Each experimental plot received two Falcon 50 mL conical tubes. The tubes were placed randomly under two cells in the tray: one empty cell, to quantify the volume of water applied per cell, and another filled with substrate and seedling, in order to quantify drainage. This allowed for estimating the drainage and volume applied daily.

Seed germination occurred within the first five days after sowing (DAS). During the first eight DAS, manual and automatic irrigations were similar in all plots for the purpose of ensuring uniform germination. For automatic irrigation, in this period, all SICs were adjusted to 3.0 kPa. Greenhouse climate data were recorded by a USB temperature and humidity data logger (Impac, São Paulo, Brazil).

In the second period of the experiment with the atmospheric sensor, it was necessary to install shading screens (50 %) due to conditions of high temperature and light, which represented a limitation in seed germination and seedling survival.

Evaluated traits

In both experiments biometric traits of the seedlings and the amount of water used in their cultivation were evaluated. Therefore, shoot fresh and dry weight (SFW and SDW), height (H) and number of leaves (NL) were analyzed at 28 DAS. With the data of SDW and estimated water volume applied, water use efficiency (WUE) was calculated as a ratio of these two parameters.

Additional traits were evaluated for each experiment. In the substrate sensor experiment the following traits were also evaluated: leaf length, leaf area and chlorophyll content (Chl), whereas in the atmospheric sensor experiments stomatal conductance (gs) and analysis of the chlorophyll a fluorescence transient parameters were also evaluated.

Leaf length and leaf area were evaluated at 15 DAS. This evaluation was carried out on two seedlings per tray.

Chlorophyll content (Chl) was monitored at 28 DAS. A Chlorophyll content meter, ChlorofiLOG (FALK-ER, Porto Alegre, Rio Grande do Sul, Brazil), was used for the Chl reading and the readings were taken on the expanded leaves.

Stomatal conductance (gs) was measured at 25 DAS using a SC-1 Leaf Porometer (Decagon Devices, Washington, USA). Measurements were taken around 12h00.

Fluorescence parameters were evaluated at 28 DAS. The measurements of chlorophyll fluorescence were taken using a portable Plant Efficiency Analyzer, the Handy PEA (Hansatech, Norfolk, UK). The measurements were taken in the middle third of fully expanded young leaves in the morning with dark adaptation. Fluorescence emission was induced in a 4 mm diameter of leaf area by exposing the sample to a pulse of saturating light at an intensity of 3.000 μmol m−2 s−1. From the fluorescence intensities, the parameters were calculated by the JIP Test, according to the methodology proposed by Strasser and Strasser (1995)Strasser, B.J.; Strasser, R.J. 1995. Measuring fast fluorescence transients to address environmental questions: the JIP test. p. 977-980. In: Mathis, P, ed. Photosynthesis: from light to biosphere. Kluwer Academic, Dordrecht, The Netherlands..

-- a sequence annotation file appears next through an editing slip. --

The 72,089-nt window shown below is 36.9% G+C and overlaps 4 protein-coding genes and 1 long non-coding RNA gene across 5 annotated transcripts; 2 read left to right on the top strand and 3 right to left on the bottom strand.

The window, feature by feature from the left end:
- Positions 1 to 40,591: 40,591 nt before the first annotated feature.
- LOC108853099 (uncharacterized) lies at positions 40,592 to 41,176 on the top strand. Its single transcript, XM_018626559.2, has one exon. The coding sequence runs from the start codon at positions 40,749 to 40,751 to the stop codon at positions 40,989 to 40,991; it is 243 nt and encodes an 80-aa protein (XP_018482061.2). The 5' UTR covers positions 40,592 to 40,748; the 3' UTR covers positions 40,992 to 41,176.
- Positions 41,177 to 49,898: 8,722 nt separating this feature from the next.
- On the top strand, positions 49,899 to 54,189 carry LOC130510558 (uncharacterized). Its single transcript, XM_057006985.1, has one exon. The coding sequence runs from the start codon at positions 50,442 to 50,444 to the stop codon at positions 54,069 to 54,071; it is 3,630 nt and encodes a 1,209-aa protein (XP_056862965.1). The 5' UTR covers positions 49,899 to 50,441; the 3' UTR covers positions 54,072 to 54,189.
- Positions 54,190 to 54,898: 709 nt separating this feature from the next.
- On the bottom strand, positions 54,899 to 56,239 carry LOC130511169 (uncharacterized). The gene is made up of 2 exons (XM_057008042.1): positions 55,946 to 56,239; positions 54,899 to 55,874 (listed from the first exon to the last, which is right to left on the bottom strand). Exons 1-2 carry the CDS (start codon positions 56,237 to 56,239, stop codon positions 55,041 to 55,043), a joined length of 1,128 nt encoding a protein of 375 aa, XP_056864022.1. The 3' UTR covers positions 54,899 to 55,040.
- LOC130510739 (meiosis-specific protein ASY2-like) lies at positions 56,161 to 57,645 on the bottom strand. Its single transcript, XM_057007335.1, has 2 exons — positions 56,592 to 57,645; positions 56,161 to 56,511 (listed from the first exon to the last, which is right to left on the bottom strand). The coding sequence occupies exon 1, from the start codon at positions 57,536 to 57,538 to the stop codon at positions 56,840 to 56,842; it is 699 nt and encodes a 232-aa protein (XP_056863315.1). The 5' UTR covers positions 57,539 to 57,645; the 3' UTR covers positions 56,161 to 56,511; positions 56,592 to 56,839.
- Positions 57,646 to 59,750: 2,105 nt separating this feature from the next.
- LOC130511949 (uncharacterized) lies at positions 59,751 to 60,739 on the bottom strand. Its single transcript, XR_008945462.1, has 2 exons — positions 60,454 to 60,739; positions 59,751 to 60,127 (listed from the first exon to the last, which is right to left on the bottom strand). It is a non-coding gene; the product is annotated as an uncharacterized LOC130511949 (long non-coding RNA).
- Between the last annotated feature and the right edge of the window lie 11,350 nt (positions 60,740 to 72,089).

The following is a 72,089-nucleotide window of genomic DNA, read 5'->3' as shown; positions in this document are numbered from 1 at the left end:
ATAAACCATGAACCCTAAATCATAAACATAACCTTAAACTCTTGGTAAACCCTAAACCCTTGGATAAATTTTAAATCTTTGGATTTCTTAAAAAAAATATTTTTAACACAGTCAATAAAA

Statistical analysis

The results were submitted to analysis of variance at p ≤ 0.05. In the presence of significant interaction, a sliced ANOVA was carried out for each factor. Scott-Knott's test was used to determine significance at p ≤ 0.05. The data were analyzed with the aid of the Sisvar statistical program (Federal University of Lavras, Lavras, Brazil).

Results

We used two modes of detecting water demand by lettuce plants - a substrate sensor and an atmospheric sensor. Both systems proved to be efficient in the irrigation of lettuce seedlings, especially for the lowest tensions tested. Each seedling production consumed an average of 38.3 (substrate sensor) and 29.4 mL (atmospheric sensor). In the first experimental period with the atmospheric sensor no differences were observed in the biometric traits at all tensions tested.

Approximately 0% (4.0 kPa), 8% (6.5 kPa), 24% (9.0 kPa) and 94% (11.5 kPa) of the seedlings died before the end of the experiment with the substrate sensor (Figure 3), whereas, all seedlings survived under the atmospheric sensor treatments.

Figure 3
Development of lettuce seedlings in trays of the first block (SIC block) at 11, 20 and 28 days after sowing (DAS) with the substrate sensor. Variation of shoot fresh weight values of 17.3 %.

Irrigation management

The different uses of SIC (substrate and atmosphere) provided different frequency and irrigation regimes. In the experiment with the substrate sensor the 4.0 kPa (Figure 4A) tension provided irrigations almost daily. For the 6.5 kPa tension (Figure 4B), irrigation events occurred on average every two days, while at the 9.0 kPa tension (Figure 4C) an average of three days were spent without irrigation, and at the 11.5 kPa tension (Figure 4D) there was a period of five days without irrigation. This fact resulted in only five episodes of irrigation by SIC for this last treatment throughout the experimental period. As for the atmospheric sensor experiment, the irrigations occurred almost daily at all tension levels and periods tested (Figure 5A, B, C, D, E, F, G and H) and the major difference observed was related to the volumes of water applied. The final higher volume of water applied to the lower tensions treatments may be the result of there being more than one irrigation event the same day.